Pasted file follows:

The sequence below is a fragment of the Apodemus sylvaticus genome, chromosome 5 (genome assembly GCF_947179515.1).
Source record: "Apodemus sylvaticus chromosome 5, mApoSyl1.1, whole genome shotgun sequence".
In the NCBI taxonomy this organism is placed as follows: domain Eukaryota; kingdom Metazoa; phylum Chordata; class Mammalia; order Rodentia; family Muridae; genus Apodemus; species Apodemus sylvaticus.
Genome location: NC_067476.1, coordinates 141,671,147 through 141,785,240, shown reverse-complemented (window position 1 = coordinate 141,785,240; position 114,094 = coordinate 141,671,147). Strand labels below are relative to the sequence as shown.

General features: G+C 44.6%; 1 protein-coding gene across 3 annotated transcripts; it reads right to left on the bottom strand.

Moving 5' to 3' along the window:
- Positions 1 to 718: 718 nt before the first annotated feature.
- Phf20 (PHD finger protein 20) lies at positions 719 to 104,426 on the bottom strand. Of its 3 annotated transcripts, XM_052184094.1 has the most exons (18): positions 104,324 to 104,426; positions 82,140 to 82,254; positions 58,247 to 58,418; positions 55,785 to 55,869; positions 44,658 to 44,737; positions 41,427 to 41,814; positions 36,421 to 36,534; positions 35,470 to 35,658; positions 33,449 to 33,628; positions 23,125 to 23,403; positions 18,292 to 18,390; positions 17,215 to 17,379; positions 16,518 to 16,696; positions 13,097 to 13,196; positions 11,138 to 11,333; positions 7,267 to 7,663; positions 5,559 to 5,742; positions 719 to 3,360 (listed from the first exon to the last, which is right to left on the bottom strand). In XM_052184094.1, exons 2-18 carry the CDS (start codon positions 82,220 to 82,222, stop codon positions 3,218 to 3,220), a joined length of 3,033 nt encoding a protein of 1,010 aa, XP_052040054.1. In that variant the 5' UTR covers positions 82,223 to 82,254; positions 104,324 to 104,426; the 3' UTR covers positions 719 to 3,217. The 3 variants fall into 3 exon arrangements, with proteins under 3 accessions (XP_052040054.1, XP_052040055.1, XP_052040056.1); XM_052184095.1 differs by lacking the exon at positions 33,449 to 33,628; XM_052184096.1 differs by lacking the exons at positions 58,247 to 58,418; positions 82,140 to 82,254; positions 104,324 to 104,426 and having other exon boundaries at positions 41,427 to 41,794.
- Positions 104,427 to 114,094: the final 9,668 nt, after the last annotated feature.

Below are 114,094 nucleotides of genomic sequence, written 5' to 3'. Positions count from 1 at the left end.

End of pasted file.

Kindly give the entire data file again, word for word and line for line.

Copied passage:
The sequence below is a fragment of the Apodemus sylvaticus genome, chromosome 5 (genome assembly GCF_947179515.1).
Source record: "Apodemus sylvaticus chromosome 5, mApoSyl1.1, whole genome shotgun sequence".
In the NCBI taxonomy this organism is placed as follows: domain Eukaryota; kingdom Metazoa; phylum Chordata; class Mammalia; order Rodentia; family Muridae; genus Apodemus; species Apodemus sylvaticus.
Genome location: NC_067476.1, coordinates 141,671,147 through 141,785,240, shown reverse-complemented (window position 1 = coordinate 141,785,240; position 114,094 = coordinate 141,671,147). Strand labels below are relative to the sequence as shown.

General features: G+C 44.6%; 1 protein-coding gene across 3 annotated transcripts; it reads right to left on the bottom strand.

Moving 5' to 3' along the window:
- Positions 1 to 718: 718 nt before the first annotated feature.
- Phf20 (PHD finger protein 20) lies at positions 719 to 104,426 on the bottom strand. Of its 3 annotated transcripts, XM_052184094.1 has the most exons (18): positions 104,324 to 104,426; positions 82,140 to 82,254; positions 58,247 to 58,418; positions 55,785 to 55,869; positions 44,658 to 44,737; positions 41,427 to 41,814; positions 36,421 to 36,534; positions 35,470 to 35,658; positions 33,449 to 33,628; positions 23,125 to 23,403; positions 18,292 to 18,390; positions 17,215 to 17,379; positions 16,518 to 16,696; positions 13,097 to 13,196; positions 11,138 to 11,333; positions 7,267 to 7,663; positions 5,559 to 5,742; positions 719 to 3,360 (listed from the first exon to the last, which is right to left on the bottom strand). In XM_052184094.1, exons 2-18 carry the CDS (start codon positions 82,220 to 82,222, stop codon positions 3,218 to 3,220), a joined length of 3,033 nt encoding a protein of 1,010 aa, XP_052040054.1. In that variant the 5' UTR covers positions 82,223 to 82,254; positions 104,324 to 104,426; the 3' UTR covers positions 719 to 3,217. The 3 variants fall into 3 exon arrangements, with proteins under 3 accessions (XP_052040054.1, XP_052040055.1, XP_052040056.1); XM_052184095.1 differs by lacking the exon at positions 33,449 to 33,628; XM_052184096.1 differs by lacking the exons at positions 58,247 to 58,418; positions 82,140 to 82,254; positions 104,324 to 104,426 and having other exon boundaries at positions 41,427 to 41,794.
- Positions 104,427 to 114,094: the final 9,668 nt, after the last annotated feature.

Below are 114,094 nucleotides of genomic sequence, written 5' to 3'. Positions count from 1 at the left end.